In January 1904, Alcover, a priest from Majorca, the founder of Catalan philology,. suggested a Catalan conference on syntax, which he considered crucial for the future of the language. Alcover saw the strongest threat of Castilian on Catalan syntax, being, as he says "the soul of the language". From its beginning, the conference was planned as an international event to promote the prestige of Catalan. 3,000 participants registered for the First Catalan conference, 494 of which voted in the sessions. A truly impressive number, if we compare it to 70 registered participants at the Czernowitz Conference, although about 1,000 attended the folksfarzamlung.
If we look at the invitations to both conferences we see certain similarities from a formal point of view: They consist of (a) a letter explaining the necessity for a language conference and (b) a list of topics to be discussed at the conferences. Although both invitations address basically the same problems, they differ in their approaches: the Catalan one appeals more strongly to the readers and to their contributing to the conference. Furthermore, the Catalan language itself is depicted in the role of a persecuted victim, being separated from its ancient glory.
Besides the question of status and the influence of other languages on Yiddish, the Yiddish invitation to the Czernowitz Conference addresses the lack of standardization and the necessity for establishing some kind of authority. Alcover points out fewer topics, but is more direct and strict in his demands. The Yiddish invitation by Birnbaum displays a more optimistic view: the fate of Yiddish has already changed to its favor, but not sufficiently.
To what can we attribute the different approach? Here we find again the idea of the Catalan language in decline and Yiddish as a rising language. The reason should be sought in extra-linguistic factors in both language groups.
Catalonia represents a fairly confined area. The history of Catalonia, its decline and its domination by the central government in Madrid for centuries made the population receptive to a nationalistic (language) movement. A growing economic power in Catalonia and open support from the Catholic Church strengthened these tendencies which aimed at on "enemy": Castilian.
Yiddish is a language of dispersion without a fixed language territory, spread over Eastern Europe and other continents. The invitation to Czernowitz was written in New York. Jews were citizens of different states and subject to different policies towards minority groups. Furthermore, the economic and political situation of East European Jews did not allow them to rise to a significant position of power. The Jews lacked the kind of support that the Catalans enjoyed from the State Church. Instead of the unifying factor of language which united opposing groups in Catalonia, we find fragmentation concerning a Jewish language. The spectrum ranged roughly from (a) assimilation and adaptation of the co-territorial non-Jewish language by assimilated Jews, over (b) Hebrew, favored by Zionism to (c) Yiddish, favored by Yiddishism. This fragmentation was to become the main point of discussion at the Czernowitz Conference.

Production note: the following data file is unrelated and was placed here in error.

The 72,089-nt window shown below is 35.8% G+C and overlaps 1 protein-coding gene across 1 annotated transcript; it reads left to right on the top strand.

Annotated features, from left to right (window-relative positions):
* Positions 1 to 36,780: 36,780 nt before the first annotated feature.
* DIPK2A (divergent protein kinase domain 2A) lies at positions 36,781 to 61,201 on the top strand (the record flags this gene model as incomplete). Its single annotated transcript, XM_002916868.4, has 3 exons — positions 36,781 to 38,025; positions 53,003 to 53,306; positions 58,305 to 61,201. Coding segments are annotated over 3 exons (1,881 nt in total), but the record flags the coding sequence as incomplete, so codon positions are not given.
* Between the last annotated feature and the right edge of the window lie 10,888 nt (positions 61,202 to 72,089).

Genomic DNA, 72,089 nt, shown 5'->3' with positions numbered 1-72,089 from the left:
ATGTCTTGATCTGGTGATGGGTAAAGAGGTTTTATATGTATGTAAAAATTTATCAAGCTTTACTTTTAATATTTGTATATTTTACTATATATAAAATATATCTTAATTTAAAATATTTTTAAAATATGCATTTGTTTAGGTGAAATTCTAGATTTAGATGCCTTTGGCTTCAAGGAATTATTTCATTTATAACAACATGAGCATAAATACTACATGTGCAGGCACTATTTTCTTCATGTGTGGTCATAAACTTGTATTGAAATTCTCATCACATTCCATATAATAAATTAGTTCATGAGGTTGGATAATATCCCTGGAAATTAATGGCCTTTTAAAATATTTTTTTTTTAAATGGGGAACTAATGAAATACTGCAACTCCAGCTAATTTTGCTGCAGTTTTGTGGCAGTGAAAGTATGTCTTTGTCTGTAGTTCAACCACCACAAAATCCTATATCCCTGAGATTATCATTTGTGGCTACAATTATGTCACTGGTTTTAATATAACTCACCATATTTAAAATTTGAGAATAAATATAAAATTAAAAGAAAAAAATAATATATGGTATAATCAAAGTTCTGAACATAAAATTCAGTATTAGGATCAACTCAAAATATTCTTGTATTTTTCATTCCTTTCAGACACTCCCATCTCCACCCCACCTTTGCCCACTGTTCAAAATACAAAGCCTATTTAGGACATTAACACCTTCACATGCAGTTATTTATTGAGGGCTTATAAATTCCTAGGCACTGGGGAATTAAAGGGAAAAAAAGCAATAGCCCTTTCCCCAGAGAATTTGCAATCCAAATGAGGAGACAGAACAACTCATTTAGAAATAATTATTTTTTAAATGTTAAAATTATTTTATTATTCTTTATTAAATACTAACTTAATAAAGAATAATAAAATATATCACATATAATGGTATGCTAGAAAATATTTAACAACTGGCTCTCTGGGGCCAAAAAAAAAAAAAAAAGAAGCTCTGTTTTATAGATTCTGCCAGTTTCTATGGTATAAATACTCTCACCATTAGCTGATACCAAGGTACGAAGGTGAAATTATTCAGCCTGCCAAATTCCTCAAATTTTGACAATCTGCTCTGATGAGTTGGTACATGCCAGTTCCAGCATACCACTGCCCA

In this light, Catalan seems to be in a much stronger position. It might explain the approach by Birnbaum et al. and how the invitation for Czernowitz was formulated. Here we do not find any nationalist ideas, but a supra-national, unifying concept: Yiddish literature.
If we look at the suggested topics for the conferences, the Catalan ones exceed by far in number and detail the Yiddish list. The Catalan invitation emphasizes a linguistic approach to justify the claims. It defines and stresses the position of Catalan as an essential part of Romance Studies abroad as well as inside of Catalonia.
The Catalan list of topics strongly emphasizes linguistic aspects (altogether 21 out of 24 topics), whereas only two points deal with the role of literature, and one with the recognition of Catalan. The Yiddish language does not openly address the question of nationalism or national language. Yet, it might be concealed under the last point of the proposed topics. The distributed topics display supra-national and very practical aspects: the linguistic approach to language and standardization, the role of literature and arts, financial matters concerning the designated promoters of Yiddish, and, finally, the recognition of Yiddish.
Both, Alcover and Birnbaum, stress the role of literature and the press in sensitizing the population to language issues. Alcover seems to be more successful with the ‘media’ which is facilitated by the size of the language territory. The relatively early preparations for the Catalan Conference and the close coverage of every step in the Catalan press and in the Bolleti del Diccionari de la Llengua Catalana (‘Bulletin for the Dictionary of the Catalan Language’) prepared the ground for a ‘catalanized’ and very enthusiastic population.